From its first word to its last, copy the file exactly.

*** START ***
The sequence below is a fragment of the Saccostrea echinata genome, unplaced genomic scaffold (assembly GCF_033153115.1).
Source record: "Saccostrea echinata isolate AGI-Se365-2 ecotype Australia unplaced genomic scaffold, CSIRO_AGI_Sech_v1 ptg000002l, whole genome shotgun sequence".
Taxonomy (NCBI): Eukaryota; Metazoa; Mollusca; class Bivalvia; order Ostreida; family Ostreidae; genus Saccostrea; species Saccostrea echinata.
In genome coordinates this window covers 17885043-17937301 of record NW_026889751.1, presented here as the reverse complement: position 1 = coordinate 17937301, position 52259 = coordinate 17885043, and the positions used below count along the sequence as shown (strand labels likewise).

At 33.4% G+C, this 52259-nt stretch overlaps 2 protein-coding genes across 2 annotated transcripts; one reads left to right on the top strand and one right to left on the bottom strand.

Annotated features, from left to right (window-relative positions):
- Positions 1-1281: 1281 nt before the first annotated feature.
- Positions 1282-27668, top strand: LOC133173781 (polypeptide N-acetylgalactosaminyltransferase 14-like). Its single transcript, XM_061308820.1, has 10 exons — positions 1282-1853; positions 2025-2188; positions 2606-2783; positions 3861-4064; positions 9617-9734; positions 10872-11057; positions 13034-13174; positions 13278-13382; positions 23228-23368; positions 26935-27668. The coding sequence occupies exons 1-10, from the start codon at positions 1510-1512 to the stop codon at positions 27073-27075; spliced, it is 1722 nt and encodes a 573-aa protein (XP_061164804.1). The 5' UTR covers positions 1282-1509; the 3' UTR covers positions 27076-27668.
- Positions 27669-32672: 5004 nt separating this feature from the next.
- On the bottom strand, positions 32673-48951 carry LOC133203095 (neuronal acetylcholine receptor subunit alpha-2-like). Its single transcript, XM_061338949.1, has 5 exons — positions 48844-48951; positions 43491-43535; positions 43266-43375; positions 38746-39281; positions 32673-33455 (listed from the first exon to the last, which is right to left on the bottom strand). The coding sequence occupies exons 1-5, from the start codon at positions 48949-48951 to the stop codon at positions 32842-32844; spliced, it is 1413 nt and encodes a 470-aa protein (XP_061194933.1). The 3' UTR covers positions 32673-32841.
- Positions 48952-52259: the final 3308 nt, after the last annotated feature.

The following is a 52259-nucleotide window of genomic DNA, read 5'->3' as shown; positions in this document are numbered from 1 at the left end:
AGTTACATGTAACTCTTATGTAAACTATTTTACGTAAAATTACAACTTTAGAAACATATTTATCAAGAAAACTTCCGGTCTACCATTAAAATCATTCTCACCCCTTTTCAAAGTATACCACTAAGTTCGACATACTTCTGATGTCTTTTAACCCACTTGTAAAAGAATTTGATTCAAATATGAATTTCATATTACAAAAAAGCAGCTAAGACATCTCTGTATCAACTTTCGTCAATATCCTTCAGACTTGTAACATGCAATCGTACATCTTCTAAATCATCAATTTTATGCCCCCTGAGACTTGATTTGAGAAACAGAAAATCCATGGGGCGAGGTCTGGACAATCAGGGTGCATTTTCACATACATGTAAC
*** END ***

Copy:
The sequence below is a fragment of the Saccostrea echinata genome, unplaced genomic scaffold (assembly GCF_033153115.1).
Source record: "Saccostrea echinata isolate AGI-Se365-2 ecotype Australia unplaced genomic scaffold, CSIRO_AGI_Sech_v1 ptg000002l, whole genome shotgun sequence".
Taxonomy (NCBI): Eukaryota; Metazoa; Mollusca; class Bivalvia; order Ostreida; family Ostreidae; genus Saccostrea; species Saccostrea echinata.
In genome coordinates this window covers 17885043-17937301 of record NW_026889751.1, presented here as the reverse complement: position 1 = coordinate 17937301, position 52259 = coordinate 17885043, and the positions used below count along the sequence as shown (strand labels likewise).

At 33.4% G+C, this 52259-nt stretch overlaps 2 protein-coding genes across 2 annotated transcripts; one reads left to right on the top strand and one right to left on the bottom strand.

Annotated features, from left to right (window-relative positions):
- Positions 1-1281: 1281 nt before the first annotated feature.
- Positions 1282-27668, top strand: LOC133173781 (polypeptide N-acetylgalactosaminyltransferase 14-like). Its single transcript, XM_061308820.1, has 10 exons — positions 1282-1853; positions 2025-2188; positions 2606-2783; positions 3861-4064; positions 9617-9734; positions 10872-11057; positions 13034-13174; positions 13278-13382; positions 23228-23368; positions 26935-27668. The coding sequence occupies exons 1-10, from the start codon at positions 1510-1512 to the stop codon at positions 27073-27075; spliced, it is 1722 nt and encodes a 573-aa protein (XP_061164804.1). The 5' UTR covers positions 1282-1509; the 3' UTR covers positions 27076-27668.
- Positions 27669-32672: 5004 nt separating this feature from the next.
- On the bottom strand, positions 32673-48951 carry LOC133203095 (neuronal acetylcholine receptor subunit alpha-2-like). Its single transcript, XM_061338949.1, has 5 exons — positions 48844-48951; positions 43491-43535; positions 43266-43375; positions 38746-39281; positions 32673-33455 (listed from the first exon to the last, which is right to left on the bottom strand). The coding sequence occupies exons 1-5, from the start codon at positions 48949-48951 to the stop codon at positions 32842-32844; spliced, it is 1413 nt and encodes a 470-aa protein (XP_061194933.1). The 3' UTR covers positions 32673-32841.
- Positions 48952-52259: the final 3308 nt, after the last annotated feature.

The following is a 52259-nucleotide window of genomic DNA, read 5'->3' as shown; positions in this document are numbered from 1 at the left end:
AGTTACATGTAACTCTTATGTAAACTATTTTACGTAAAATTACAACTTTAGAAACATATTTATCAAGAAAACTTCCGGTCTACCATTAAAATCATTCTCACCCCTTTTCAAAGTATACCACTAAGTTCGACATACTTCTGATGTCTTTTAACCCACTTGTAAAAGAATTTGATTCAAATATGAATTTCATATTACAAAAAAGCAGCTAAGACATCTCTGTATCAACTTTCGTCAATATCCTTCAGACTTGTAACATGCAATCGTACATCTTCTAAATCATCAATTTTATGCCCCCTGAGACTTGATTTGAGAAACAGAAAATCCATGGGGCGAGGTCTGGACAATCAGGGTGCATTTTCACATACATGTAAC